Two years into the COVID era, the economic data show us creeping back to something like the before-times. We’re saving less, spending more, and getting back to work. While some Americans remain on the sidelines, the number of U.S. jobs is near its pre-pandemic peak. March was the month many employers finally welcomed (or dragged) many of us back to the office.
Back to normal? Hardly. Even if we are taking the same elevator up from the parking garage, we are not the same people walking back to our desks or stepping behind the counter.
The lauded “V-shaped recovery” — the fastest rebound from a modern U.S. recession — can’t account for our post-COVID brains, where the future of the labor market is taking root.
In a recent conversation unpacking what we’ve been through, an economist colleague at the Minneapolis Fed offered up the metaphor of a snow globe: Things are finally settling down, but we’ve been mightily shaken up and we’re not landing where we started. That inspired us to reach out to other economists studying how COVID has changed our approach to work.
First, take all this quitting. A record 47 million people quit their jobs in 2021, and in 2022 workers continue to say “hasta la vista” at rates un-heard of before COVID. Now consider that for each of those 47 million, a bunch of coworkers watched them walk out the door.
University of California, Berkeley, economist Benjamin Schoefer told us workers are typically oblivious to the earnings of others, even those in similar jobs. We learn when we or our colleagues job hunt or land a new job elsewhere. This happened at an incredible pace in the past two years because of mass layoffs followed by mass quitting. The pandemic was an eye-opening moment — especially for lower-wage workers, when some of these usual “information frictions” fell away.
That information can be power. Nick Bunker, research director at the job-search site Indeed, sees the historic quitting trend as a bargaining chip for employees: “You can go to your current employer and say, ‘Hey, look, there’s all this demand out there and all these people are quitting their jobs. It’d be a shame if I left.’”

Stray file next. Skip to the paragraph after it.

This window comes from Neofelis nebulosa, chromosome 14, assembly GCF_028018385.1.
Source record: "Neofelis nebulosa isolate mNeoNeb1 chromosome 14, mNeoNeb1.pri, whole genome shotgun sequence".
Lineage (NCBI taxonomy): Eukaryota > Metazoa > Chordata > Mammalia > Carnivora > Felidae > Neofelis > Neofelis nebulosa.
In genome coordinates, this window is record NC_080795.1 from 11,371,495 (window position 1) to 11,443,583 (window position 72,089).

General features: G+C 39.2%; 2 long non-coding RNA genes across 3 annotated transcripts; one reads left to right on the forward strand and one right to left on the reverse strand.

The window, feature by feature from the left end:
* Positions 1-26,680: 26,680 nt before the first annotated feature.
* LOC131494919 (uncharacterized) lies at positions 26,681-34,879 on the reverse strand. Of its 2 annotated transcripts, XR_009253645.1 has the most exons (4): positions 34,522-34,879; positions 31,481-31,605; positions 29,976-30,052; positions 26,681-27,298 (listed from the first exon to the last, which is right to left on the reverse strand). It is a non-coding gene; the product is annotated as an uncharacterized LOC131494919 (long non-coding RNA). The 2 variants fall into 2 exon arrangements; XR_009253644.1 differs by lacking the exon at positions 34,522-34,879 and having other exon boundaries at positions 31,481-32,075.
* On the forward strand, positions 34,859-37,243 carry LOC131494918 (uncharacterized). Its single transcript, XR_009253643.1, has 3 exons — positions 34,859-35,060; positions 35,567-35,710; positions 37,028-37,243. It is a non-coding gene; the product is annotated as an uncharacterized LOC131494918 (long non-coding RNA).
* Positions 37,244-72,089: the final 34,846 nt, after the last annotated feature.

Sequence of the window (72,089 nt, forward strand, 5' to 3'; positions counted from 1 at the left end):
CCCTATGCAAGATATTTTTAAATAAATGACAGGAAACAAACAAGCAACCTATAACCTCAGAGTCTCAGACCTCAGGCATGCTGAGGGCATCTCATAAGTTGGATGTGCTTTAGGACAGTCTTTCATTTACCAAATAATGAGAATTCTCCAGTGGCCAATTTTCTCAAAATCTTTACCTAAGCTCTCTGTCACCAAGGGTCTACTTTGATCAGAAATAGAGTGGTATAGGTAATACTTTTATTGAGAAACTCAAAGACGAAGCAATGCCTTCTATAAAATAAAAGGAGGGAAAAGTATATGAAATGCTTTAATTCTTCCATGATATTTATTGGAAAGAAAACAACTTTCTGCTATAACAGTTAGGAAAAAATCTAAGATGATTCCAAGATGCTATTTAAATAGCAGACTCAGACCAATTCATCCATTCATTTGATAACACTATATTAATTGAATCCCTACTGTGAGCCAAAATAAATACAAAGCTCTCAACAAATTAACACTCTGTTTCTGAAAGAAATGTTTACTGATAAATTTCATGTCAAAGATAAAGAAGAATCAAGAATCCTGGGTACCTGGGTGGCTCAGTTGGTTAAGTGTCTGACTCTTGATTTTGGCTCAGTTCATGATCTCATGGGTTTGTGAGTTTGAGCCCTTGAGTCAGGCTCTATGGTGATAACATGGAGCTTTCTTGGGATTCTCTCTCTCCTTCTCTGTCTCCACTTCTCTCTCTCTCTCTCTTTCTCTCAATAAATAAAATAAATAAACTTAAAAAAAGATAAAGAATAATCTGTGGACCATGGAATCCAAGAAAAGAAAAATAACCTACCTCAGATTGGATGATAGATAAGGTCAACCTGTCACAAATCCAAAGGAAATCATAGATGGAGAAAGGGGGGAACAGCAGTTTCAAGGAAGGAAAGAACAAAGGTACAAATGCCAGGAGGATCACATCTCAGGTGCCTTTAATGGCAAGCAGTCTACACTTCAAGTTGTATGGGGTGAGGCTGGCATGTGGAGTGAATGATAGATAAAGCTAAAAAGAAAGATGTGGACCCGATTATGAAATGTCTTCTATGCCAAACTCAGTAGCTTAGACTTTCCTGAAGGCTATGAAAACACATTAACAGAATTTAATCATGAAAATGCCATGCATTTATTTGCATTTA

The pandemic also fundamentally changed our relationship with technology. As businesses pivoted swiftly to remote work, many of us discovered that we could work productively over Zoom meetings and at home offices. Indeed, many of us prefer it. Has time at home, reclaiming the hours from our commutes, increased the value of our leisure time in our internal cost-benefit calculations?
Nearly 40 percent of recent job-quitters told the Survey of Working Arrangements and Attitudes that they quit to have more time working from home. On average, employees are willing to absorb an 8 percent pay cut to work from home part-time.
Living through COVID appears to have made us more willing to step onto a less ambitious career path, said University of Utah economist Andra Ghent, “willing to say: Long-term, maybe this isn’t going to increase my wages as much, but I won’t put myself on the same trajectory” as before.
Changes to how we can do our jobs, as well as how we want to do them, mean negotiating pay and benefits packages with prospective employers just got more complicated. Employers are understandably concerned about the long-term costs of a workforce that only ever interacts in short, structured Zoom calls. What happens to innovation and on-the-job learning if employees don’t bump into each other on a daily basis?
The choice to work more from home could be undermining our own professional growth in ways we can’t yet appreciate, said behavioral economist George Loewenstein of Carnegie Mellon University. Loewenstein provided our most sobering conversation, worrying that the darker aspects of the pandemic — such as social isolation and the insecurity that comes with unemployment — will play out in ways we can’t see yet, especially for younger workers. “I suspect there is a massive mental health crisis that we’re not fully aware of,” he said.
Add to all this a massive staffing and cost crisis in the child care industry, laid bare and made worse by the pandemic. Mothers were far more likely than fathers to provide care when other sources disappeared, and they reduced their labor in response, according to analysis of survey data by Gema Zamarro of the University of Arkansas. This could have long-term consequences for millions of women: Economic research shows that earnings remain depressed after periods of non-employment.
A tug-of-war over remote work. Contagious quitting. A shifting relationship to our jobs. We might be back at our desks, with the worst days of COVID-19 behind us. But this swirling snow globe is far from settled.
Lisa Camner McKay and Jeff Horwich write about economics for the Federal Reserve Bank of Minneapolis. This essay is adapted from “The Snow Globe Economy” in the latest issue of “For All,” the magazine of the Opportunity & Inclusive Growth Institute. Read and subscribe for free at http://minneapolisfed.org/for-all Follow the authors on Twitter @LisaCamnerMcKay and @JeffHorwich